Cyberattacks

Arelion announced findings of DDoS Threat Landscape Report

Peak traffic is still increasing and is up 18% from 2022

Arelion has today announced the findings of its latest DDoS threat landscape report with a unique perspective on key global DDoS trends observed in 2023 from traffic data on its #1 ranked Internet backbone, AS1299. The report investigates the overall impact of DDoS attacks, the evolution of specific attacks vectors and the significance of major social and geopolitical events in a cyberattack context. The findings reveal that cyber warfare is now an established part of nation state conflict and is not limited to just governmental assets. The ground war in Ukraine reflects attack trends in countries such as Russia and Ukraine – and neighbouring countries like Poland.

Global conflicts and their impact on cyber-attacks 
As in 2022, heightened geopolitical tensions continue to manifest themselves in the digital ecosystem as hotspots of DDoS activity. Globally, there has been an increase in HTTP application-layer attacks. Prominent DDoS attacks have included those by pro-Russian groups like REvil, Killnet, and Anonymous Sudan, with some high-profile attacks against websites in Europe and the US.

Average bps has been continuously increasing since the conflict started in February 2022. It is clear that DDoS is a significant weapon in the hybrid warfare arsenal – there is a direct correlation between DDoS activity during Nov-Dec 2023 and the intensity of the ground war.

During late 2023 and the beginning of 2024, Arelion observed a significant increase in DDoS attacks towards Poland. The average attack strength (Gbps) rose nearly fivefold over the year, and the actual number of attacks skyrocketed. Most of these attacks used the DNS amplification vector and targeted data communications service providers and network infrastructure. This development is closely tied to the conflict in Ukraine, and various hacking groups have singled out Poland as a target.

Attack distribution and intensity
The largest volumetric attack in 2023 peaked at 960 Gbps (up 18% from 2022). This came from a UDP-based attack in Europe. At 343 Mpps, the largest pps attack came from a multi-vector TCP SYN, SSDP Amplification attack in North America.

Year-on year, attack strength (in terms of both Gbps and Mpps) is increasing. This is predominantly driven by DNS amplification attacks. Average attack duration fell from a consistent level towards the end of 2023 – largely as a consequence of the increase in DNS amplification.

These results demonstrate the continued importance of volumetric protection. Attacks of this size are enough to bring down many larger networks, let alone on-prem devices and the networks they are attached to.

Attack types
Following steady growth over the past four years, DNS Amplification was the most common type of attack in 2023, and by the end of the year, it constituted 80% of all attacks.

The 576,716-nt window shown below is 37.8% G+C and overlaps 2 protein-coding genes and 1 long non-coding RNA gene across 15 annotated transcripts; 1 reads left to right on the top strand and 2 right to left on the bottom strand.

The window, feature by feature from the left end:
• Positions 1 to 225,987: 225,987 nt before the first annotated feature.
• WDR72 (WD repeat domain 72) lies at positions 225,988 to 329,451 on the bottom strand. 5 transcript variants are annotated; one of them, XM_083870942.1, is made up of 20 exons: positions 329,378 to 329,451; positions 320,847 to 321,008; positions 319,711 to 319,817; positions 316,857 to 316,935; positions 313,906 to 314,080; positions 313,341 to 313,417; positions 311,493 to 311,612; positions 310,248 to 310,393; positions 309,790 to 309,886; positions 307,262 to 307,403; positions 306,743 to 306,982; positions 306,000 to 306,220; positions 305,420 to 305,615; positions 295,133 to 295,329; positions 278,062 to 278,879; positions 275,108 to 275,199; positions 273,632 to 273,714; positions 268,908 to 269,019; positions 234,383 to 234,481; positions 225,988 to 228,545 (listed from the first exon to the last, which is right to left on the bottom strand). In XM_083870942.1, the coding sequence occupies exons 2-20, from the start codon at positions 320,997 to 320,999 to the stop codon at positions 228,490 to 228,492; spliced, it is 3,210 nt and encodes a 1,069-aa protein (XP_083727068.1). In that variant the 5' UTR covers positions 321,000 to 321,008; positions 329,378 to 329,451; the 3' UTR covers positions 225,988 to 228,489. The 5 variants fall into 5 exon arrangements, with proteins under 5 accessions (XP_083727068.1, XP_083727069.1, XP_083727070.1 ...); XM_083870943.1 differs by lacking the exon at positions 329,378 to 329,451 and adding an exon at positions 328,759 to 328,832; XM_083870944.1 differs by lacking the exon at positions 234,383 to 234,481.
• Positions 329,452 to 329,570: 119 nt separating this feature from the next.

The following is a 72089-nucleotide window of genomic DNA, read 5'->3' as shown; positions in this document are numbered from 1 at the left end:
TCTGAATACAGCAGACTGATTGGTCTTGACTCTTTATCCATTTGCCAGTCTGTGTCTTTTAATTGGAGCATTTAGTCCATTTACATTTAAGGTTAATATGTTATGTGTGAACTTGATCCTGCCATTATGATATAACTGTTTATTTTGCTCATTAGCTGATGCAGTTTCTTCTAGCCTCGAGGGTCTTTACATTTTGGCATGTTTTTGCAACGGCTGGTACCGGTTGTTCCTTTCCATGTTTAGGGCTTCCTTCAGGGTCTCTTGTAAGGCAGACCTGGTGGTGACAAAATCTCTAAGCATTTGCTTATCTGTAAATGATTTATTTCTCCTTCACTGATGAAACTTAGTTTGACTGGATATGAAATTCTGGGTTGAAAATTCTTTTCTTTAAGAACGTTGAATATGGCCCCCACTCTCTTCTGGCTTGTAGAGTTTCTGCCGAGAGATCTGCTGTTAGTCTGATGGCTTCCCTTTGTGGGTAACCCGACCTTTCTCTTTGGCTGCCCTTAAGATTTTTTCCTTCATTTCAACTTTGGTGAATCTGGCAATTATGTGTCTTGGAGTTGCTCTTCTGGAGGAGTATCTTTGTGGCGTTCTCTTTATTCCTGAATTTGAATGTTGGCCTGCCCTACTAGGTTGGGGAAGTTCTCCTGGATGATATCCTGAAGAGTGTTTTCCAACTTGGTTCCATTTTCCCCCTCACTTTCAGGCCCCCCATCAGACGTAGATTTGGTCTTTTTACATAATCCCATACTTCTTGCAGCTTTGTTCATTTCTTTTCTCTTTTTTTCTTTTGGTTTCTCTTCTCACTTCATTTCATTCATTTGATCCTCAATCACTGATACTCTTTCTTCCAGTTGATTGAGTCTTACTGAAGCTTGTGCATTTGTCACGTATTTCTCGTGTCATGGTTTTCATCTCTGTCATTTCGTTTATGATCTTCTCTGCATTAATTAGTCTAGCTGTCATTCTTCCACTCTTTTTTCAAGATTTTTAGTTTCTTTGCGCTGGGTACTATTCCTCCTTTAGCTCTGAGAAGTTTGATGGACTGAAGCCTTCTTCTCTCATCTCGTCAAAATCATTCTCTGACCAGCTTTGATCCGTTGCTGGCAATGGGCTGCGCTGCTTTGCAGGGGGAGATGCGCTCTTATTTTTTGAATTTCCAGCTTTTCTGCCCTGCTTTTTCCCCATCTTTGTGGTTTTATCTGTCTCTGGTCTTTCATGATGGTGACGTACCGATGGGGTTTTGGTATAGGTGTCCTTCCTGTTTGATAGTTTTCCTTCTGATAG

The most common attack vector in 2023 was UDP over HTTP (port 80) and HTTPS (port 443). The increasing popularity of the QUIC protocol makes it an easy target for amplification attacks, posing a greater challenge to defend against than attacks using TCP as the data transport layer. Towards the end of the year, a new type of DDoS attack based on HTTP/2 was widely used to bring down web sites – in particular, within the banking and government sectors in Sweden and other countries. This type of attack presents challenges for networks everywhere because mitigation is less straightforward.

Attackers are now mainly exploiting compromised or acquired virtual machines (VMs) and virtual private servers (VPS). Unlike compromised IoT device botnets, virtual servers offer more bandwidth and computational resources. Additionally, there is a rising trend in bulletproof hosting over the past two years.

Commenting on the report, Mattias Fridström, Chief Evangelist at Arelion said: 

“While the findings of this year’s report have also revealed that there is an overall decline in packets-per-second and that attack duration is down, it shows that hackers are increasingly working smarter not harder.” He explains, “Larger, more intensive attacks over slightly shorter periods ultimately cause the same damage overall and, with improved DNS amplification, fewer packets-per-second are needed for an effective attack, which is one less thing that could trip the existing defenses of an organization.”

“As such, the need for a basic level of customer protection to mitigate the abundant smaller attacks, together with a solid insurance policy for the larger ones is as great as ever. Arelion, with its key role in the global Internet community, continues to work on this kind of ‘passive DDoS protection’ – an important tool in the war of attrition against malicious DDoS traffic.”

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